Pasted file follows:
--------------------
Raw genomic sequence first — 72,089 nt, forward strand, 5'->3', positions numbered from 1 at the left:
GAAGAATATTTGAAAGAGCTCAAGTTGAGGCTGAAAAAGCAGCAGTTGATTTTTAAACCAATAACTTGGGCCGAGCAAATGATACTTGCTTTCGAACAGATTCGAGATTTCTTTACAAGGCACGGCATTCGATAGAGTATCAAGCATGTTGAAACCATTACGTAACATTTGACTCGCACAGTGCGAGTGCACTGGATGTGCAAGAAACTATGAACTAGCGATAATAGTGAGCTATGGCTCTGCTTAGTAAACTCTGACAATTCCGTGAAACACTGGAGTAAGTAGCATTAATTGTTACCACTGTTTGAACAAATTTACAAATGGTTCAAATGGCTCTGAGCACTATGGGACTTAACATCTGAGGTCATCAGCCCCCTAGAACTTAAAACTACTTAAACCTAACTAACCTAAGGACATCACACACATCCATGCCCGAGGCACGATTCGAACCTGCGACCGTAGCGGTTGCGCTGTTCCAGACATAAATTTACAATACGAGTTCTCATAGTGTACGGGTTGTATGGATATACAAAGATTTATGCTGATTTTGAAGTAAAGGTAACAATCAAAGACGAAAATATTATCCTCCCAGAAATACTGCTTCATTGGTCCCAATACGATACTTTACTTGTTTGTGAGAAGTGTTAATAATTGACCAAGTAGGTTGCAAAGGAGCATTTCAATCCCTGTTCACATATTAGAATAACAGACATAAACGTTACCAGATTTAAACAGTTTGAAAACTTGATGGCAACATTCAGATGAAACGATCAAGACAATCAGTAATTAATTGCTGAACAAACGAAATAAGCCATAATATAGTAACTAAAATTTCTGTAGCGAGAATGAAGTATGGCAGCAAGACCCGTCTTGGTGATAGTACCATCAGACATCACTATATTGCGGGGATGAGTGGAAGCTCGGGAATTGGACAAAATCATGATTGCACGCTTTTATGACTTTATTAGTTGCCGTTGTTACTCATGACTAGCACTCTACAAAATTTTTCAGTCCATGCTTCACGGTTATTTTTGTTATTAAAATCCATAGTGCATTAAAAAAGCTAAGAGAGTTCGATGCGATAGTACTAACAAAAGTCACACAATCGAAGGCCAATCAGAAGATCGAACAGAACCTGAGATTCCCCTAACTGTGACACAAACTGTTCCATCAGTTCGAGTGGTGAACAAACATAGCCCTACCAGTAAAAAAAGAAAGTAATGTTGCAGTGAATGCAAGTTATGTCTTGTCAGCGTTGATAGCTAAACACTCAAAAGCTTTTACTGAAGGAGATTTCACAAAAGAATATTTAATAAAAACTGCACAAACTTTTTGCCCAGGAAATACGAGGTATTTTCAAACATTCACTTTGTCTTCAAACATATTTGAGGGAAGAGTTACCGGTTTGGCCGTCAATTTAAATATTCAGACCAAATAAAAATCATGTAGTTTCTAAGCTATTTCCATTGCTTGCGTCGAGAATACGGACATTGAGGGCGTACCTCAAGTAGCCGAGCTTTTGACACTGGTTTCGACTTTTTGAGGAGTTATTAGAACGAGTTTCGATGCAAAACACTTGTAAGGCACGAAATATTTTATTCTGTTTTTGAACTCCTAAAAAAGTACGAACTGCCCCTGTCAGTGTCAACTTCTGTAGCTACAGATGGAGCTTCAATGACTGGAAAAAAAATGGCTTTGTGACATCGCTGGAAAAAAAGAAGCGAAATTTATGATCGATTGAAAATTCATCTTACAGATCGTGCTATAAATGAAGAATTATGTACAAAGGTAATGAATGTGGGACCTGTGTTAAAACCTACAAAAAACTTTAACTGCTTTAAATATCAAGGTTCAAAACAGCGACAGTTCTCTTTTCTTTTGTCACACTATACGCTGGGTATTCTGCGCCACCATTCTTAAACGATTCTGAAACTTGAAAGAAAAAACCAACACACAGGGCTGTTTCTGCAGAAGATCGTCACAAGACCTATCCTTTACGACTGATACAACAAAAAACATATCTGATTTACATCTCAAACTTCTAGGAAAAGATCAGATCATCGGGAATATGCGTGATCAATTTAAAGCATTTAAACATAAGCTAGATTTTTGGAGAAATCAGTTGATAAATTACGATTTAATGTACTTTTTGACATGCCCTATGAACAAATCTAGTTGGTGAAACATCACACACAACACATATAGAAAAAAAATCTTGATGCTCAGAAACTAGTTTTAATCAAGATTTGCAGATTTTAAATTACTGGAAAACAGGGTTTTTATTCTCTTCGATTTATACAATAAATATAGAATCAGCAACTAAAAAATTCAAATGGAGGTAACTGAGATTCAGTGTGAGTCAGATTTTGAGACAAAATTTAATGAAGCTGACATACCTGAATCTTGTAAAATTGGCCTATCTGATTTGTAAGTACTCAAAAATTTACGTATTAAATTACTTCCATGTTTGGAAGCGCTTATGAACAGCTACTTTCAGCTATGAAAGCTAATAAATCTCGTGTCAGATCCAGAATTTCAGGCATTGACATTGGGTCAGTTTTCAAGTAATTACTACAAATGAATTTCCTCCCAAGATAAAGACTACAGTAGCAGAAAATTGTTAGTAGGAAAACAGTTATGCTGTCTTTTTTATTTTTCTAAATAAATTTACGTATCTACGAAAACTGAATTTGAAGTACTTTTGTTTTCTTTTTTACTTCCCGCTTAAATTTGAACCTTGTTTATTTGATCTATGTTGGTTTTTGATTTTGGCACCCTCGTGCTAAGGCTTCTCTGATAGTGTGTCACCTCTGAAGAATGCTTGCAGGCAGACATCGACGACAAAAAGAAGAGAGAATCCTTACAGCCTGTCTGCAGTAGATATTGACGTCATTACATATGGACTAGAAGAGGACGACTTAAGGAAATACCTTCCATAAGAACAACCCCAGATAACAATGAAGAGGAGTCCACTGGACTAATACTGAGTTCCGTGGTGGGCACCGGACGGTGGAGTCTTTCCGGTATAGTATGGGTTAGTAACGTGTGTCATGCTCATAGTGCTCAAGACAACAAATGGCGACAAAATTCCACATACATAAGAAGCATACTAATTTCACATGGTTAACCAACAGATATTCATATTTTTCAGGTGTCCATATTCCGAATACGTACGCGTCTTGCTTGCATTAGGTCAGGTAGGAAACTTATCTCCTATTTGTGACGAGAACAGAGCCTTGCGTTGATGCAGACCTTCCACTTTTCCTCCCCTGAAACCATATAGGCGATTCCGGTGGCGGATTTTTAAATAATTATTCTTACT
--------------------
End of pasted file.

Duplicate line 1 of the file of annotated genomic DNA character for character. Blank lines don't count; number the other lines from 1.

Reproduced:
Raw genomic sequence first — 72,089 nt, forward strand, 5'->3', positions numbered from 1 at the left: